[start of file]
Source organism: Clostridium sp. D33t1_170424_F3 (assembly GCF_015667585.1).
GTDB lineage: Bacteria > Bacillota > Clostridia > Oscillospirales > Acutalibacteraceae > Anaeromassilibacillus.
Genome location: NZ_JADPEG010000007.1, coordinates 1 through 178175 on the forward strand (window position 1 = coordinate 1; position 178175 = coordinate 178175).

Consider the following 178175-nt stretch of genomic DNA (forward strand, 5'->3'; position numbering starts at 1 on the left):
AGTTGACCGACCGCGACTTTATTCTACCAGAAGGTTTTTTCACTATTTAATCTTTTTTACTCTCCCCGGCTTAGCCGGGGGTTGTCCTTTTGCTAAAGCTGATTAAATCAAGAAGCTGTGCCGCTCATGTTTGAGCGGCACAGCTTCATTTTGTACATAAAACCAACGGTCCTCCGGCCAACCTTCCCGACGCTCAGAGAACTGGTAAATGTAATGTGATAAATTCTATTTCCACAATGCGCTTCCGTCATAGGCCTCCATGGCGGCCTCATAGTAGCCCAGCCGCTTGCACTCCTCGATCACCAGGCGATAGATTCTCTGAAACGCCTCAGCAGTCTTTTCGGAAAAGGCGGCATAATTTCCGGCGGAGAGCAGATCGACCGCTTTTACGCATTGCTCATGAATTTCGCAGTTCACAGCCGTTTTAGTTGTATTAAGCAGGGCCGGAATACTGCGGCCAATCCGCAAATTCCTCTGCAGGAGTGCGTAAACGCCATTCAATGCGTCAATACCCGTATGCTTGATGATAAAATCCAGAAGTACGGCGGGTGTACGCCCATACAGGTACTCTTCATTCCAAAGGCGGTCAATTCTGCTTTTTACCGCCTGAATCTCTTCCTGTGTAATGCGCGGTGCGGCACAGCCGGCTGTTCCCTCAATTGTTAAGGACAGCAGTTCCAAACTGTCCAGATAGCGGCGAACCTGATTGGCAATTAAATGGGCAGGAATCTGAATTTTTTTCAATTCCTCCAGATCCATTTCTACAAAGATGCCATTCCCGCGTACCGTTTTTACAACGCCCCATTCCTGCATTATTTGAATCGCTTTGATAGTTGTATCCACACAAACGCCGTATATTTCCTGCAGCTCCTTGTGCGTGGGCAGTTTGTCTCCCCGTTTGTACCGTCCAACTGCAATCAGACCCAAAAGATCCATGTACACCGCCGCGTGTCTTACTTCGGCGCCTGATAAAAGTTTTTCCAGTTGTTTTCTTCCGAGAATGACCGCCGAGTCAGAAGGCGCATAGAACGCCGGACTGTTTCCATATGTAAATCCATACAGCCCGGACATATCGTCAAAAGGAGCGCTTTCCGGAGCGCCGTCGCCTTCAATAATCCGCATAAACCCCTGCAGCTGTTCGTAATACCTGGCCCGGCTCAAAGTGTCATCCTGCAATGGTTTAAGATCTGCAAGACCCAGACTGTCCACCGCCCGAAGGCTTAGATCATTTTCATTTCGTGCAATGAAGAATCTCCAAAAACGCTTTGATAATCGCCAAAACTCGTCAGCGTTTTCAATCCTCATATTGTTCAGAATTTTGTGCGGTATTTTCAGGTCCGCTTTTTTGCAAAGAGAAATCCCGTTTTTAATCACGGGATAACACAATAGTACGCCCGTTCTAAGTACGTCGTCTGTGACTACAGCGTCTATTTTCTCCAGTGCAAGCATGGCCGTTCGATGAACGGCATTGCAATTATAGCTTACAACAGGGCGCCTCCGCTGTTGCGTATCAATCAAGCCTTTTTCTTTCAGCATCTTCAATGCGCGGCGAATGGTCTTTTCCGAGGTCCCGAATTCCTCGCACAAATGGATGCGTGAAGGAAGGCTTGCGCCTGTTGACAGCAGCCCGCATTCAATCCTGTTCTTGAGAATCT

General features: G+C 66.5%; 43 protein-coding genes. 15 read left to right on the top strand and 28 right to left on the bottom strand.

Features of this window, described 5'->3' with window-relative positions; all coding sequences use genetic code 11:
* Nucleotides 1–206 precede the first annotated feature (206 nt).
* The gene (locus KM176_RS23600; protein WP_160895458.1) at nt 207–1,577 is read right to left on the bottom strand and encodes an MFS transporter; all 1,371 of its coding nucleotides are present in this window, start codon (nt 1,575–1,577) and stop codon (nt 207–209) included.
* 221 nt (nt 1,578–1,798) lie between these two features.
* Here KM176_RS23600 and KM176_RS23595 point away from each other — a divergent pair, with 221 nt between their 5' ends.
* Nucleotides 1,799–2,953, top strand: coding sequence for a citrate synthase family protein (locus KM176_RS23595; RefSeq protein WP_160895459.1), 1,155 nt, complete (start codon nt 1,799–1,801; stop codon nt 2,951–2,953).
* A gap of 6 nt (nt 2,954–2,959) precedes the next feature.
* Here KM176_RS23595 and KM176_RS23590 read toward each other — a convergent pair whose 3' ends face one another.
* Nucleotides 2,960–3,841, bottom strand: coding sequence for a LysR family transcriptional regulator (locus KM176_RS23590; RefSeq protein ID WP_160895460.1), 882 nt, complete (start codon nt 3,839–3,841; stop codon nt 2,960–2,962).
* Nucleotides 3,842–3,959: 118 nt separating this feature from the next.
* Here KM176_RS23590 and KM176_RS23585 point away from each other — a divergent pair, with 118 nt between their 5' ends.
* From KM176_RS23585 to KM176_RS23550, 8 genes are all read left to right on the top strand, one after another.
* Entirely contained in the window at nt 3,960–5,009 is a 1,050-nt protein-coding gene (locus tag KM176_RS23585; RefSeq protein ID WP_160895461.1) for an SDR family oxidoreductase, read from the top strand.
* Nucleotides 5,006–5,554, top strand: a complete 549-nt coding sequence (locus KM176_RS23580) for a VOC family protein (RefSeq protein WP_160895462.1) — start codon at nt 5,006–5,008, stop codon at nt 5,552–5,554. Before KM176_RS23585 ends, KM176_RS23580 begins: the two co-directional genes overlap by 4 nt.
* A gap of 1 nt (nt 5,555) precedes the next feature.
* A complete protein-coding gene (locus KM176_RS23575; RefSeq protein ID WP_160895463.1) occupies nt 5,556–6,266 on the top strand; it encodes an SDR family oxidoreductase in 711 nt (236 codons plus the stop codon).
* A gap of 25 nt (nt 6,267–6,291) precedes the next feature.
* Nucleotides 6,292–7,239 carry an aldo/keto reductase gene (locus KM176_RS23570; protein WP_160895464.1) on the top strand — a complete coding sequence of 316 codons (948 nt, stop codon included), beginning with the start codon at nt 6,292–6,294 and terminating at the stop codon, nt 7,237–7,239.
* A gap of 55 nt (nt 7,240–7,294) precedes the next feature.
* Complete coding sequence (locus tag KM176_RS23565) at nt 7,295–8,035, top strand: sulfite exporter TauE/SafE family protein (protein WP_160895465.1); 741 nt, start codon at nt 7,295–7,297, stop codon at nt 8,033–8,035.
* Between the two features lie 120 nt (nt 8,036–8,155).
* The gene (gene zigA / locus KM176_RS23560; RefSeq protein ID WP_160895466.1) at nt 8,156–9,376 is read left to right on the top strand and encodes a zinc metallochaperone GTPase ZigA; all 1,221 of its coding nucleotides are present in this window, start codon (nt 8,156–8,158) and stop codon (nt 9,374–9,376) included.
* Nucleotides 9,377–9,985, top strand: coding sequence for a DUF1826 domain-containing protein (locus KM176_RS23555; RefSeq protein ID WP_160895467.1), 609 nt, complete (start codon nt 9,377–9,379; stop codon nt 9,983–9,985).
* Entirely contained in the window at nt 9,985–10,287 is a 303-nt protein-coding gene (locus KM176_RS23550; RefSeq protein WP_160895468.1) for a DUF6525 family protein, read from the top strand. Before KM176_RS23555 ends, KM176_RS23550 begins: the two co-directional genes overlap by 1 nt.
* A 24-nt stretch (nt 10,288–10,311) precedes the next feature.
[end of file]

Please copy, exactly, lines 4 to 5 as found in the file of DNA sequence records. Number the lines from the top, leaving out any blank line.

Consider the following 178175-nt stretch of genomic DNA (forward strand, 5'->3'; position numbering starts at 1 on the left):
AGTTGACCGACCGCGACTTTATTCTACCAGAAGGTTTTTTCACTATTTAATCTTTTTTACTCTCCCCGGCTTAGCCGGGGGTTGTCCTTTTGCTAAAGCTGATTAAATCAAGAAGCTGTGCCGCTCATGTTTGAGCGGCACAGCTTCATTTTGTACATAAAACCAACGGTCCTCCGGCCAACCTTCCCGACGCTCAGAGAACTGGTAAATGTAATGTGATAAATTCTATTTCCACAATGCGCTTCCGTCATAGGCCTCCATGGCGGCCTCATAGTAGCCCAGCCGCTTGCACTCCTCGATCACCAGGCGATAGATTCTCTGAAACGCCTCAGCAGTCTTTTCGGAAAAGGCGGCATAATTTCCGGCGGAGAGCAGATCGACCGCTTTTACGCATTGCTCATGAATTTCGCAGTTCACAGCCGTTTTAGTTGTATTAAGCAGGGCCGGAATACTGCGGCCAATCCGCAAATTCCTCTGCAGGAGTGCGTAAACGCCATTCAATGCGTCAATACCCGTATGCTTGATGATAAAATCCAGAAGTACGGCGGGTGTACGCCCATACAGGTACTCTTCATTCCAAAGGCGGTCAATTCTGCTTTTTACCGCCTGAATCTCTTCCTGTGTAATGCGCGGTGCGGCACAGCCGGCTGTTCCCTCAATTGTTAAGGACAGCAGTTCCAAACTGTCCAGATAGCGGCGAACCTGATTGGCAATTAAATGGGCAGGAATCTGAATTTTTTTCAATTCCTCCAGATCCATTTCTACAAAGATGCCATTCCCGCGTACCGTTTTTACAACGCCCCATTCCTGCATTATTTGAATCGCTTTGATAGTTGTATCCACACAAACGCCGTATATTTCCTGCAGCTCCTTGTGCGTGGGCAGTTTGTCTCCCCGTTTGTACCGTCCAACTGCAATCAGACCCAAAAGATCCATGTACACCGCCGCGTGTCTTACTTCGGCGCCTGATAAAAGTTTTTCCAGTTGTTTTCTTCCGAGAATGACCGCCGAGTCAGAAGGCGCATAGAACGCCGGACTGTTTCCATATGTAAATCCATACAGCCCGGACATATCGTCAAAAGGAGCGCTTTCCGGAGCGCCGTCGCCTTCAATAATCCGCATAAACCCCTGCAGCTGTTCGTAATACCTGGCCCGGCTCAAAGTGTCATCCTGCAATGGTTTAAGATCTGCAAGACCCAGACTGTCCACCGCCCGAAGGCTTAGATCATTTTCATTTCGTGCAATGAAGAATCTCCAAAAACGCTTTGATAATCGCCAAAACTCGTCAGCGTTTTCAATCCTCATATTGTTCAGAATTTTGTGCGGTATTTTCAGGTCCGCTTTTTTGCAAAGAGAAATCCCGTTTTTAATCACGGGATAACACAATAGTACGCCCGTTCTAAGTACGTCGTCTGTGACTACAGCGTCTATTTTCTCCAGTGCAAGCATGGCCGTTCGATGAACGGCATTGCAATTATAGCTTACAACAGGGCGCCTCCGCTGTTGCGTATCAATCAAGCCTTTTTCTTTCAGCATCTTCAATGCGCGGCGAATGGTCTTTTCCGAGGTCCCGAATTCCTCGCACAAATGGATGCGTGAAGGAAGGCTTGCGCCTGTTGACAGCAGCCCGCATTCAATCCTGTTCTTGAGAATCT